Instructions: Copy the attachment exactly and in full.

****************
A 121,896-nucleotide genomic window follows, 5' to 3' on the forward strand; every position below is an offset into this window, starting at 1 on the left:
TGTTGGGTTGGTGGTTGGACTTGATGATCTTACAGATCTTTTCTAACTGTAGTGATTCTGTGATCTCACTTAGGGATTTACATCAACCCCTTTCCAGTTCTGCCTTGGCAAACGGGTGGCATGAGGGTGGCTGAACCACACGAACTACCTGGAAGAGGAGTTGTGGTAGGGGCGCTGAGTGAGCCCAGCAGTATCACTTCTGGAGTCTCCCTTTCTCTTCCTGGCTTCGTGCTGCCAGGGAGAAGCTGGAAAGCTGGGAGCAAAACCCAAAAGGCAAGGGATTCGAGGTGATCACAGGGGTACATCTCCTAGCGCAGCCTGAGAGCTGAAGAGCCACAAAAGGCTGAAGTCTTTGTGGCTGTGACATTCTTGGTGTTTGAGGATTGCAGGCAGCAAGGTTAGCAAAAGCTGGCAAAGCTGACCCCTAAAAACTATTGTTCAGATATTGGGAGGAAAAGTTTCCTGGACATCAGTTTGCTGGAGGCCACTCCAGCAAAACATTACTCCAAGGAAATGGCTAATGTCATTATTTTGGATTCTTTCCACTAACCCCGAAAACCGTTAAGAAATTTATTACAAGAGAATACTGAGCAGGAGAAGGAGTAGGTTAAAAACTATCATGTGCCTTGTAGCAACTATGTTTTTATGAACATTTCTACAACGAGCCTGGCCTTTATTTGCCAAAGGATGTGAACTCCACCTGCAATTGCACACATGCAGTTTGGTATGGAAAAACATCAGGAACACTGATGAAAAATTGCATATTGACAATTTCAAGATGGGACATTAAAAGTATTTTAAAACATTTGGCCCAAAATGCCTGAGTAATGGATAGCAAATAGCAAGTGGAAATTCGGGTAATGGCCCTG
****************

A 121,896-nucleotide genomic window follows, 5' to 3' on the forward strand; every position below is an offset into this window, starting at 1 on the left:
TGTTGGGTTGGTGGTTGGACTTGATGATCTTACAGATCTTTTCTAACTGTAGTGATTCTGTGATCTCACTTAGGGATTTACATCAACCCCTTTCCAGTTCTGCCTTGGCAAACGGGTGGCATGAGGGTGGCTGAACCACACGAACTACCTGGAAGAGGAGTTGTGGTAGGGGCGCTGAGTGAGCCCAGCAGTATCACTTCTGGAGTCTCCCTTTCTCTTCCTGGCTTCGTGCTGCCAGGGAGAAGCTGGAAAGCTGGGAGCAAAACCCAAAAGGCAAGGGATTCGAGGTGATCACAGGGGTACATCTCCTAGCGCAGCCTGAGAGCTGAAGAGCCACAAAAGGCTGAAGTCTTTGTGGCTGTGACATTCTTGGTGTTTGAGGATTGCAGGCAGCAAGGTTAGCAAAAGCTGGCAAAGCTGACCCCTAAAAACTATTGTTCAGATATTGGGAGGAAAAGTTTCCTGGACATCAGTTTGCTGGAGGCCACTCCAGCAAAACATTACTCCAAGGAAATGGCTAATGTCATTATTTTGGATTCTTTCCACTAACCCCGAAAACCGTTAAGAAATTTATTACAAGAGAATACTGAGCAGGAGAAGGAGTAGGTTAAAAACTATCATGTGCCTTGTAGCAACTATGTTTTTATGAACATTTCTACAACGAGCCTGGCCTTTATTTGCCAAAGGATGTGAACTCCACCTGCAATTGCACACATGCAGTTTGGTATGGAAAAACATCAGGAACACTGATGAAAAATTGCATATTGACAATTTCAAGATGGGACATTAAAAGTATTTTAAAACATTTGGCCCAAAATGCCTGAGTAATGGATAGCAAATAGCAAGTGGAAATTCGGGTAATGGCCCTG